Crescent Dawn [With Earbuds]

Crescent Dawn [With Earbuds]

3.9 561
by Clive Cussler, Dirk Cussler, Scott Brick
     
 

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Dirk Pitt returns, in the extraordinary new novel from the #1 New York Times-bestselling author.

In A.D. 327, a Roman galley barely escapes a pirate attack with its extraordinary cargo. In 1916, a British warship mysteriously explodes in the middle of the North Sea. In the present day, a cluster of important mosques in Turkey and Egypt are

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Overview

Dirk Pitt returns, in the extraordinary new novel from the #1 New York Times-bestselling author.

In A.D. 327, a Roman galley barely escapes a pirate attack with its extraordinary cargo. In 1916, a British warship mysteriously explodes in the middle of the North Sea. In the present day, a cluster of important mosques in Turkey and Egypt are wracked by explosions. Does anything tie them together? NUMA director Dirk Pitt is about to find out, as Roman artifacts discovered in Turkey and Israel unnervingly connect to the rise of a fundamentalist movement determined to restore the glory of the Ottoman Empire, and to the existence of a mysterious "manifest," lost long ago, which if discovered again...just may change the history of the world as we know it.

Product Details

ISBN-13:
9781616574550
Publisher:
Findaway World
Publication date:
11/28/2010
Series:
Dirk Pitt Series, #21
Product dimensions:
5.40(w) x 7.30(h) x 1.00(d)

Meet the Author

Clive Cussler is the author of many New York Times bestsellers, most recently The Silent Sea, The Spy and Lost Empire. He lives in Arizona.

Dirk Cussler is the coauthor with Clive Cussler of Black Wind, Treasure of Khan and Arctic Drift. He lives in Arizona.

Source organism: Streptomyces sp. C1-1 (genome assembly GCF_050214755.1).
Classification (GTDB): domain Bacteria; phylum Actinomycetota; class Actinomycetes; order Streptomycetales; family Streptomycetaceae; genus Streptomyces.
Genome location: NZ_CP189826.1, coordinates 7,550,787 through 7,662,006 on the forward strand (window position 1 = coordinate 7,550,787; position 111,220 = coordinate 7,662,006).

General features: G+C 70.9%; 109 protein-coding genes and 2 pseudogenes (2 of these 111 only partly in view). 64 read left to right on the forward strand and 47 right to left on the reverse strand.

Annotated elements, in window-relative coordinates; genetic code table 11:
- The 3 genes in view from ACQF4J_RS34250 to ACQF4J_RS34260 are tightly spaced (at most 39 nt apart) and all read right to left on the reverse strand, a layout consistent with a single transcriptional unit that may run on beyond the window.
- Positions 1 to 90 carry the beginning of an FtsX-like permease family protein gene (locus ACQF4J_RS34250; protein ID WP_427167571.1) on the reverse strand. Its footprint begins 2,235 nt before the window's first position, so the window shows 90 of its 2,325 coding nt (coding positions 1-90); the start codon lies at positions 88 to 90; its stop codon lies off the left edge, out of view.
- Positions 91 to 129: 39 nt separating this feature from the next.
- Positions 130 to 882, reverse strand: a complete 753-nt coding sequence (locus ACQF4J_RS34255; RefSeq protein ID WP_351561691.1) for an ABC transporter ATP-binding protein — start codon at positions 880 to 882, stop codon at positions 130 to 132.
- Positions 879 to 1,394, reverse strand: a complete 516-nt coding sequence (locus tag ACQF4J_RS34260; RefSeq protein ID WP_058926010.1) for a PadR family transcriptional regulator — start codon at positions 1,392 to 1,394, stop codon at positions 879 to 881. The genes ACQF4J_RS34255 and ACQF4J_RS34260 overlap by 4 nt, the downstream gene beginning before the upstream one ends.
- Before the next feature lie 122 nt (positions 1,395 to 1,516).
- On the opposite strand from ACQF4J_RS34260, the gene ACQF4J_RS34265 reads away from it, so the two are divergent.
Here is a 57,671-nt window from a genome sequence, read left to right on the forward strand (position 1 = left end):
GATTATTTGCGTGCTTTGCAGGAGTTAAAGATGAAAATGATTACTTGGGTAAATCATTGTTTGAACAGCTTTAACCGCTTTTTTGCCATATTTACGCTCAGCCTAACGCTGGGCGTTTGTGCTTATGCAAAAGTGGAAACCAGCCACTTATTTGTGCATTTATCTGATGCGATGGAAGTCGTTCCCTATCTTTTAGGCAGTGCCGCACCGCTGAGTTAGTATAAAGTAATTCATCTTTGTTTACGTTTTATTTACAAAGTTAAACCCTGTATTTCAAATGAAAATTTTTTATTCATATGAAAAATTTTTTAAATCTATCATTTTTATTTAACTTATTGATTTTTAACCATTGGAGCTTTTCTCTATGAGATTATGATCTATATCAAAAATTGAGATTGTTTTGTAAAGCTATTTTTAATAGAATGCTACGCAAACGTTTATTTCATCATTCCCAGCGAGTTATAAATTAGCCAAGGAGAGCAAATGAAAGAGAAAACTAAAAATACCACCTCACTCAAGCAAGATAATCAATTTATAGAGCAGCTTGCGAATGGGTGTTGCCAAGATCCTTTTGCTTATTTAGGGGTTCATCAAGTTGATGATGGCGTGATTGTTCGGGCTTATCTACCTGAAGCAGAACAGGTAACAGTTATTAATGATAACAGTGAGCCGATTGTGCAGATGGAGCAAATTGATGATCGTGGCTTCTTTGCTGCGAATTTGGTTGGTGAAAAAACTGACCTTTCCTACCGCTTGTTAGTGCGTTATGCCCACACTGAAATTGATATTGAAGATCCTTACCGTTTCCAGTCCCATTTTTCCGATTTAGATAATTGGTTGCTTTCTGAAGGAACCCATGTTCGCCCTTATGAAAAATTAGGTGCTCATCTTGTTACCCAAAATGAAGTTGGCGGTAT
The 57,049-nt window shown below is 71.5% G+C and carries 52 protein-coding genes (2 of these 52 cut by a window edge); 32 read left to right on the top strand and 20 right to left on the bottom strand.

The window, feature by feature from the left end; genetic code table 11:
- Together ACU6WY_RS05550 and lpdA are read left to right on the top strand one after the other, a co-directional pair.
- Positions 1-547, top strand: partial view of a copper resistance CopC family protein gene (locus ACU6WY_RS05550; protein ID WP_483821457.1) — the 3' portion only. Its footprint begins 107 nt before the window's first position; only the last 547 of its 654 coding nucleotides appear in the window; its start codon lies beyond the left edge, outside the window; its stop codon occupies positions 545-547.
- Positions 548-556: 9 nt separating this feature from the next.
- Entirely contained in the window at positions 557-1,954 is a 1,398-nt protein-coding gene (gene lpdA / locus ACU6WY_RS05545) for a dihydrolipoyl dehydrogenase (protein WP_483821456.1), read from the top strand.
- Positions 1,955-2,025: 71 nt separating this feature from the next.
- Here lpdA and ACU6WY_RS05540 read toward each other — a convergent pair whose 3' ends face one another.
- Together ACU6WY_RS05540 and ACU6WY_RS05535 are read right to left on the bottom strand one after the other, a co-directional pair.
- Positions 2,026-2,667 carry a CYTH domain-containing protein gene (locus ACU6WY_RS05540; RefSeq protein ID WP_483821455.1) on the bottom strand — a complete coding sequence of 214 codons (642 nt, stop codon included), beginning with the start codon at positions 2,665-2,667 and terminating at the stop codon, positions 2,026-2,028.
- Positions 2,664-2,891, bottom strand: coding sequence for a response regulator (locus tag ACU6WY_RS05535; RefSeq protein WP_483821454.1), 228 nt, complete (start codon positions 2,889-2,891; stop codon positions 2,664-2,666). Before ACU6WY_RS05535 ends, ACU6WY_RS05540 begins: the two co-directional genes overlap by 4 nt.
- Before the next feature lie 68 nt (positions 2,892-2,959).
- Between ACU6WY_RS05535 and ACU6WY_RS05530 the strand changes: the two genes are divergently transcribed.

Brief Biography

Hometown:
Phoenix, Arizona
Date of Birth:
July 15, 1931
Place of Birth:
Aurora, Illinois
Education:
Pasadena City College; Ph.D., Maritime College, State University of New York, 1997

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Crescent Dawn 3.9 out of 5 based on 1 ratings. 561 reviews.
Anonymous More than 1 year ago
I would love to buy these novels for my Nook, but not when I can get the paperback for around $5.00. Thought that was kinda the point for digitizing books. Cuts down on production cost. Work on that will ya!
azarmor More than 1 year ago
Excellent story. Clive Cussler and Edgar Rice Burroughs have a lot of parallels. Found writing later in life after previous occupations didn't satisy them. Good vs Evil. Good wins out. You don't always get the girl with Cussler, like you do with Burroughs, but still an outstanding read. Entertainment wins out!
Anonymous More than 1 year ago
This book certainly brings out the research that went into producing it in the first place. So much of the Middle East history and the characters that might have been. Reading it opened my eyes to the Muslim world and Christianity as well. Well done, overall. I thought the idea of discovering the manifest cargo onboard a Roman vessel certainly had a lot of merit. It is really too bad that all this was only fiction. I was a bit puzzled by the title, but I'm sure the authors could explain. Another well thought through novel by the Cussler's for sure.
Texas_ More than 1 year ago